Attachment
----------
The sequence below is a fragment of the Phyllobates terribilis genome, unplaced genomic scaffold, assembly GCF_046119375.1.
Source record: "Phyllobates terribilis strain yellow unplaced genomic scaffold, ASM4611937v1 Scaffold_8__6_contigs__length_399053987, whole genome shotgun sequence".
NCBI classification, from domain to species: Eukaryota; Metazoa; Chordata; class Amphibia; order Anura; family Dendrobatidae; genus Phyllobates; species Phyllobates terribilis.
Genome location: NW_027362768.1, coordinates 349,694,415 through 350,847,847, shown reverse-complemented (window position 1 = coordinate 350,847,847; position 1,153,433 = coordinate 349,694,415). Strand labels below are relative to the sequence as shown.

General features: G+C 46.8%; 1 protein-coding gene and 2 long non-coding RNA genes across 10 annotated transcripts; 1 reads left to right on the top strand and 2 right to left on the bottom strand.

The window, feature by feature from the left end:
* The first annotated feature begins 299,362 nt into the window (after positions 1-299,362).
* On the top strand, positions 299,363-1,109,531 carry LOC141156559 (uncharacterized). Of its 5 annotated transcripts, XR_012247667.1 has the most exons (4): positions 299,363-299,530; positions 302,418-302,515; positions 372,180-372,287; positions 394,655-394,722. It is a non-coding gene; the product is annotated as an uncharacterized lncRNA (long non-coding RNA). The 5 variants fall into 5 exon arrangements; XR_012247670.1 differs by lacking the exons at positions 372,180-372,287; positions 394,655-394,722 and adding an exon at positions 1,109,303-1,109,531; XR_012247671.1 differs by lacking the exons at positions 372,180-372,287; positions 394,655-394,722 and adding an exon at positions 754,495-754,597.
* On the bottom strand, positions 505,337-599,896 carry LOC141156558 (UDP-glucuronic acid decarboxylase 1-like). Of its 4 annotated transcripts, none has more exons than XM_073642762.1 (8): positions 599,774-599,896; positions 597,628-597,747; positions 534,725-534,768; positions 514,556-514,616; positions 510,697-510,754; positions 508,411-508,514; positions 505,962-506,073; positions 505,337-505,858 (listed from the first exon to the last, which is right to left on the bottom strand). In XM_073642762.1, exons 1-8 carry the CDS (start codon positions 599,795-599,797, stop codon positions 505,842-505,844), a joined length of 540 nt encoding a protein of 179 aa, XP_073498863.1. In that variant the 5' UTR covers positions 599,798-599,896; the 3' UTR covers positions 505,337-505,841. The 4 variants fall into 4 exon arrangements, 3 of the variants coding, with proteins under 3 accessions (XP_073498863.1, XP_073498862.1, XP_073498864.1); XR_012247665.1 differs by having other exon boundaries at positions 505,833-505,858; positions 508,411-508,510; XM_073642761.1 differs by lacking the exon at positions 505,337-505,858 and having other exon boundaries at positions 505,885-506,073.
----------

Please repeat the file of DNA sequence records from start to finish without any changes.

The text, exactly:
The sequence below is a fragment of the Phyllobates terribilis genome, unplaced genomic scaffold, assembly GCF_046119375.1.
Source record: "Phyllobates terribilis strain yellow unplaced genomic scaffold, ASM4611937v1 Scaffold_8__6_contigs__length_399053987, whole genome shotgun sequence".
NCBI classification, from domain to species: Eukaryota; Metazoa; Chordata; class Amphibia; order Anura; family Dendrobatidae; genus Phyllobates; species Phyllobates terribilis.
Genome location: NW_027362768.1, coordinates 349,694,415 through 350,847,847, shown reverse-complemented (window position 1 = coordinate 350,847,847; position 1,153,433 = coordinate 349,694,415). Strand labels below are relative to the sequence as shown.

General features: G+C 46.8%; 1 protein-coding gene and 2 long non-coding RNA genes across 10 annotated transcripts; 1 reads left to right on the top strand and 2 right to left on the bottom strand.

The window, feature by feature from the left end:
* The first annotated feature begins 299,362 nt into the window (after positions 1-299,362).
* On the top strand, positions 299,363-1,109,531 carry LOC141156559 (uncharacterized). Of its 5 annotated transcripts, XR_012247667.1 has the most exons (4): positions 299,363-299,530; positions 302,418-302,515; positions 372,180-372,287; positions 394,655-394,722. It is a non-coding gene; the product is annotated as an uncharacterized lncRNA (long non-coding RNA). The 5 variants fall into 5 exon arrangements; XR_012247670.1 differs by lacking the exons at positions 372,180-372,287; positions 394,655-394,722 and adding an exon at positions 1,109,303-1,109,531; XR_012247671.1 differs by lacking the exons at positions 372,180-372,287; positions 394,655-394,722 and adding an exon at positions 754,495-754,597.
* On the bottom strand, positions 505,337-599,896 carry LOC141156558 (UDP-glucuronic acid decarboxylase 1-like). Of its 4 annotated transcripts, none has more exons than XM_073642762.1 (8): positions 599,774-599,896; positions 597,628-597,747; positions 534,725-534,768; positions 514,556-514,616; positions 510,697-510,754; positions 508,411-508,514; positions 505,962-506,073; positions 505,337-505,858 (listed from the first exon to the last, which is right to left on the bottom strand). In XM_073642762.1, exons 1-8 carry the CDS (start codon positions 599,795-599,797, stop codon positions 505,842-505,844), a joined length of 540 nt encoding a protein of 179 aa, XP_073498863.1. In that variant the 5' UTR covers positions 599,798-599,896; the 3' UTR covers positions 505,337-505,841. The 4 variants fall into 4 exon arrangements, 3 of the variants coding, with proteins under 3 accessions (XP_073498863.1, XP_073498862.1, XP_073498864.1); XR_012247665.1 differs by having other exon boundaries at positions 505,833-505,858; positions 508,411-508,510; XM_073642761.1 differs by lacking the exon at positions 505,337-505,858 and having other exon boundaries at positions 505,885-506,073.